p.p1 type of discontinuity considered in this thesis), the

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It is noted that the sign- and Heaviside function lead to identical results as they span the
same approximation space. Different enrichment functions proposed in the literature
to capture strong and weak discontinuities arising in different problems in mechanics.
1.2 Extended spectral element method
A modified spectral element method based on an extension of the standard spectral
element space can be used. This XSEM space has optimal approximation properties
for piecewise smooth functions. In practice the interface G is approximated by an interface
capturing method like, for example, a level set method. The level set function
is discretised and (an approximation) of the zero level of this discrete level set function
is used as an approximation of G.
The approximation of a discontinuity, that is unfitted to the computational mesh,
using continuous polynomials can lead to spurious oscillations local to the discontinuity.
These oscillations can propagate throughout the computational domain and pollute
other variables. If the discontinuity is assumed to move freely within the domain, fitting
the mesh to the discontinuity becomes computationally very expensive. In the case
of finite elements, a method known as the eXtended Finite Element Method (XFEM)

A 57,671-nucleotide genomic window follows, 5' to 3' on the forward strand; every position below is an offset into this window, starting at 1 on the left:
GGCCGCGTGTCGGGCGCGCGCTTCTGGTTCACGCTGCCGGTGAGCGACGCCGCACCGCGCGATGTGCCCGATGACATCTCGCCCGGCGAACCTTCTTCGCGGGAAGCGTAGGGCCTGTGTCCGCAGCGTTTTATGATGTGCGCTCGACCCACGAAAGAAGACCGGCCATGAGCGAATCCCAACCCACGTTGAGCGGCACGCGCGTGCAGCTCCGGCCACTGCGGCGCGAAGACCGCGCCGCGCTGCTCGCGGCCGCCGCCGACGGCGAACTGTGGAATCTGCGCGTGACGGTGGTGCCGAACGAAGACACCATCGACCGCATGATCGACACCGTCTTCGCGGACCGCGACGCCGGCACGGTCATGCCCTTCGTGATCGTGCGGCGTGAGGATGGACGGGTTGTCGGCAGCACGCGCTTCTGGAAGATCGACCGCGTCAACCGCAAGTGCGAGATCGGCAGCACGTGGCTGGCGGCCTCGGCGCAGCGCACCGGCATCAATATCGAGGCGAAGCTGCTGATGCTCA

was proposed by Moes et al. 40, 8 in an attempt to alleviate this issue. In the case of
a strong discontinuity (the type of discontinuity considered in this thesis), the general
idea behind XFEM, in a very formal description, is to enrich the original finite element
space of admissible functions by something discontinuous. This allows the numerics to
capture the discontinuity and achieve optimal order of convergence for functions with
a lower regularity. This enrichment is achieved by adding to the original finite element
space, a space which is spanned by discontinuous basis functions. In this thesis, we
apply the method to spectral elements and hence name it, the eXtended Spectral Element
Method (XSEM).
The XSEM was first proposed by Legay et al. 33 when studying strong and weak
discontinuities using, what they called, spectral finite elements. In that article, the
authors note that additional considerations, such as careful design of the blending elements,
are required when higher-order elements are considered. In that article, the
union of the elements which contain the discontinuity, either strong or weak, was denoted
WLPU and the union of the blending elements (the elements which share an edge
or node with the elements of WLPU) was denoted WB. The global enriched approximation
was given by:
u(x) = å
I (x)uI + å
fJ(x)y(x)qJ (1.6)
where NP
I are the spectral basis functions of order P, y is an enrichment function, uI
are nodal values, qJ are additional degrees of freedom, S is the set of nodes in the

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